What can the Tour de France teach us about real estate? A lot! Being a cyclist, I can tell you that cycling in the 21st Century is not like cycling when I was a child. If you're a serious fitness or performance cyclist you can't walk into Target or Walmart and pull a bike off the rack and have it be the perfect bike for serious riding.
No, cycling has changed. Seat height, crank size, number of crank sprockets, gear cassette ratios, top tube length, saddle shape, tire style, tire inflation pounds, pedal type, cycling shoe type, brake lever design, shifter position, handlebar width, seat post angle, frame material and weight and a host of other issues dominate high end cycling today. When I raced mountain bikes I had a friend ask what a good mountain bike costs now days. I told him, "You can spend $10,000 and not have the bike you really want." That's a big change from my first bike many years ago.
The same is true of real estate. It's a lot different from just a decade ago. Nearly 90% of home-buyers have already found homes they're interested in when they call a Realtor. The Internet has made an agent's job easier in some respects and more challenging in others. Not all data is accurate or up to date. So, you spend time confirming or denying the data your buyer's find.
Smartphones and tablets have given agents the ability to get instant data while in the field with clients. Electronic lockboxes make homes more readily accessible.
Websites and blogs have given agents more visibility throughout the world. A client in Moscow can locate a house in Virginia, find an agent online, and through a web-based translator he can make contact and set up a viewing before he ever boards a plane at Sheremetyevo International Airport . And, that can all happen in just a few minutes.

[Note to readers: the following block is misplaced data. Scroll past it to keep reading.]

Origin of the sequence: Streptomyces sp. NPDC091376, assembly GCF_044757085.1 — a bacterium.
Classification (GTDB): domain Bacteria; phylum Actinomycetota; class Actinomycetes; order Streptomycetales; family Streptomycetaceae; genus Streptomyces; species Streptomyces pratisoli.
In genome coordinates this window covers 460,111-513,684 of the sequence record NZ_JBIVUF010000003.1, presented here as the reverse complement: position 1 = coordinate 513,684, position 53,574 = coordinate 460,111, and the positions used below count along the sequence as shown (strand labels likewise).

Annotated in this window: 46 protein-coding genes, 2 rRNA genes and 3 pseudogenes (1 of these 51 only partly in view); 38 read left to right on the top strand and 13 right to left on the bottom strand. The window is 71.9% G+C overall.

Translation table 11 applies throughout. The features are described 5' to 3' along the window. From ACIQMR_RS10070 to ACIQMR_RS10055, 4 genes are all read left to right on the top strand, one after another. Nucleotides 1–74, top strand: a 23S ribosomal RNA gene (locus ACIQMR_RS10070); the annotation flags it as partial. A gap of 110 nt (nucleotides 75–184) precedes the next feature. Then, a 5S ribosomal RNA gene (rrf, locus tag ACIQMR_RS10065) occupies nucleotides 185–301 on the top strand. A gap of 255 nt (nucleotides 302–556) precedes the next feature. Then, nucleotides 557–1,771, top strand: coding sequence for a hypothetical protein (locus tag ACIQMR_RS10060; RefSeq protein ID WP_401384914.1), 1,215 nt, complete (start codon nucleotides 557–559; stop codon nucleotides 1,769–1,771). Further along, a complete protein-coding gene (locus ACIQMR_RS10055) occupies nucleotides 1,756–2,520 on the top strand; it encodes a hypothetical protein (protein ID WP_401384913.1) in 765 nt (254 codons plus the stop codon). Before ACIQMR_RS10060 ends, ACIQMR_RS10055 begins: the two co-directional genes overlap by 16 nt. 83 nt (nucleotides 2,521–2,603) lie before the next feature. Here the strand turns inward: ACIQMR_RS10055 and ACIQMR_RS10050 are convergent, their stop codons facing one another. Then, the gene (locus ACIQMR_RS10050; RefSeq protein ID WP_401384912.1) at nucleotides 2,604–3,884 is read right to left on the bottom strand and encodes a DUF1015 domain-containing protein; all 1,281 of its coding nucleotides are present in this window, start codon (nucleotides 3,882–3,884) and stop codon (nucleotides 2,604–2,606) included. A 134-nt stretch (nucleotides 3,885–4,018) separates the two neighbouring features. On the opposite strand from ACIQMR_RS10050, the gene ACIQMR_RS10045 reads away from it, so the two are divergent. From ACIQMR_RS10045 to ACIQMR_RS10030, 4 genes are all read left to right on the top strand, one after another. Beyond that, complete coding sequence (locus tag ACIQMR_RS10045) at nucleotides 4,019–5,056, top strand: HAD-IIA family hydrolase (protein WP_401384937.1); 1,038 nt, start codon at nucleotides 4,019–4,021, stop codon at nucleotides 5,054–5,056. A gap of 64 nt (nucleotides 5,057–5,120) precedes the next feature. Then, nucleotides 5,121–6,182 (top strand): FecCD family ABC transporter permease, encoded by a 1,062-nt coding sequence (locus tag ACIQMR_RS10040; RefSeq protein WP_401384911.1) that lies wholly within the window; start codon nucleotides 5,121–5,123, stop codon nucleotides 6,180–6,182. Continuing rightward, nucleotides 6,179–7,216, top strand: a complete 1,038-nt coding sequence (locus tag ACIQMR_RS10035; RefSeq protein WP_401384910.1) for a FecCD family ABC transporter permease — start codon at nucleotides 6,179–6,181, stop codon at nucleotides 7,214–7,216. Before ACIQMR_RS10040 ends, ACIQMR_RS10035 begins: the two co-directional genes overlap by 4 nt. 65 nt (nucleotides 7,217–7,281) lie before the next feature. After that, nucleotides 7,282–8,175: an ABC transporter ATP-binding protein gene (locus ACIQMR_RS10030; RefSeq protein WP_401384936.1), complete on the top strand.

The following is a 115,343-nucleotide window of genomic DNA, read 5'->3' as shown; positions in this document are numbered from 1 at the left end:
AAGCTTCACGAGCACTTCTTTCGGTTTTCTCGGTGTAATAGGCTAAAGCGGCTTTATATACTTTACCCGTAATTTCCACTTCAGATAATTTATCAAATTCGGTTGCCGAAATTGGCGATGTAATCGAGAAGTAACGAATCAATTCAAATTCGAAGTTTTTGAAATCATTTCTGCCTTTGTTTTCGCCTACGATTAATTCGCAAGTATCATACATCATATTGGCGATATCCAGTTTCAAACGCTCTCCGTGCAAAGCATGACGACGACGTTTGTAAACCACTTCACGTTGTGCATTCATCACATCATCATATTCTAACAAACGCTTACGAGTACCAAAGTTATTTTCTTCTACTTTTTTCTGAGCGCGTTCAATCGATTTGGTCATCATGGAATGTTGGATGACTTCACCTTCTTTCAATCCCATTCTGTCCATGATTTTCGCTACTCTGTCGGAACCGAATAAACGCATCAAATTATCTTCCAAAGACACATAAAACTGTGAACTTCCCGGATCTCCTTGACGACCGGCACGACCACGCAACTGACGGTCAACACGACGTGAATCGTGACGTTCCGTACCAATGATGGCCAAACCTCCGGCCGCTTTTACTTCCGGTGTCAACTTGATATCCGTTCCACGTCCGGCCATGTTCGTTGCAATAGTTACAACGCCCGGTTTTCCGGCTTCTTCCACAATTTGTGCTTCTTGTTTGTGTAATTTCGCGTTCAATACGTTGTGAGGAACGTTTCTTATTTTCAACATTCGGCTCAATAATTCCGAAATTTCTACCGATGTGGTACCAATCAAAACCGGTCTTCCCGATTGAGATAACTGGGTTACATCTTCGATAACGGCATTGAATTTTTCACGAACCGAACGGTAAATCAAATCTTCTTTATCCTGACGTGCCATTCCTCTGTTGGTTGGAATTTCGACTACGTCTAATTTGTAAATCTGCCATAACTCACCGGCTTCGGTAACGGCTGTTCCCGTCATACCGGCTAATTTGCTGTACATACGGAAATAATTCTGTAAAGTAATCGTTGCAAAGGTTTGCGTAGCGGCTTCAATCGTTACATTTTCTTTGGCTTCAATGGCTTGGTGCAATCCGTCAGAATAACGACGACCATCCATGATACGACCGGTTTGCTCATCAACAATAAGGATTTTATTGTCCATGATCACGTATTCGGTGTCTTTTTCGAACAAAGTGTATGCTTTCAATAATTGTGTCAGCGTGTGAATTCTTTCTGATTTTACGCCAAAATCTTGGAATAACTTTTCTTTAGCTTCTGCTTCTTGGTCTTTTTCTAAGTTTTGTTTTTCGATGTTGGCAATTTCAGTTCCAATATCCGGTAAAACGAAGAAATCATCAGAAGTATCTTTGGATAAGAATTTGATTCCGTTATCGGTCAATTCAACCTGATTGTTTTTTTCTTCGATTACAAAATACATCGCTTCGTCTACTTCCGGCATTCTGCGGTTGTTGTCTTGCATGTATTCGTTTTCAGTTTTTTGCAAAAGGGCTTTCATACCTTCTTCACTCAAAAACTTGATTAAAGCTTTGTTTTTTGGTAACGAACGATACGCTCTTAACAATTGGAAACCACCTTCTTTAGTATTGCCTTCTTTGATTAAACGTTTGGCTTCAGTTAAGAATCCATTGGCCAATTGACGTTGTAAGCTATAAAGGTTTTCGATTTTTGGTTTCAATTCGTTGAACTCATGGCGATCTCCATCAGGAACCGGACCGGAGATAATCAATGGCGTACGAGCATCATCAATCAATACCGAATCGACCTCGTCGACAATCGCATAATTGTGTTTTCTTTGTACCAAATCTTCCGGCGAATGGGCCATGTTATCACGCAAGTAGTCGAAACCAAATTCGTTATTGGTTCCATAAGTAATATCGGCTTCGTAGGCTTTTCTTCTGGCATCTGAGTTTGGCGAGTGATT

Scanning files and transfering them over the Internet decreases the time files are received, and does away with illegible fax copies. Scanning and emailing documents has also made it easier for buyers and their agent to be in two different locations but still have a quicker turnaround time with documents. We're in a different time. This is not your parent's Western Auto bicycle.
The Tour de France riders are not your typical athletes either. I talked with with one of Floyd Landis's coaches, Allen Lim, right after the 2006 Tour. Allen told me that they decided that Floyd Landis would win the 2006 Tour de France nearly a year before. How could they be so condifent in that prediction? Technology and training. Landis went into training the year before using a great deal of cycling technology and specific heart-rate information to determine when his body was at its optimum performance level.
When the Tour got into the mountain phase, the team decided that Landis would make a break away from the pack. When he did, his team would block for him while his coaches would monitor his heart-rate and body temperature on the team computer. When his body temperature rose his heart-rate would also increase and his performance would drop. Because of his lead position his team car could ride up next to him and give him water. Lim said they would hand him a bottle of ice cold water which he would pour on his head.
Riders were only allowed to have so many bottles of water per day. Landis used additional bottles to bring his body temperature down. When his body temperature came down his heart-rate also came down and his energy increased and he gained ground. He won the coveted "yellow jersey" that day and the rest is history. He went on to win the Tour. Cycling has entered the world of high-technology. It's not just about pedaling anymore.
As Realtors, we're in a high-tech economy with high expectations from our clients. They expect immediate service with reams of information and multiple possibilities. The technology available to Realtors today gives them the ability to break away from the pack. When things get tough, they've got the tools to increase their performance and meet the demand.
It's a new day in real estate, and those who have adjusted to the new ways of doing the business have the potential to be the pack leaders. The basics are always the same in the Tour and in real estate, but the ability to adjust to "state of the art" technology makes all the difference.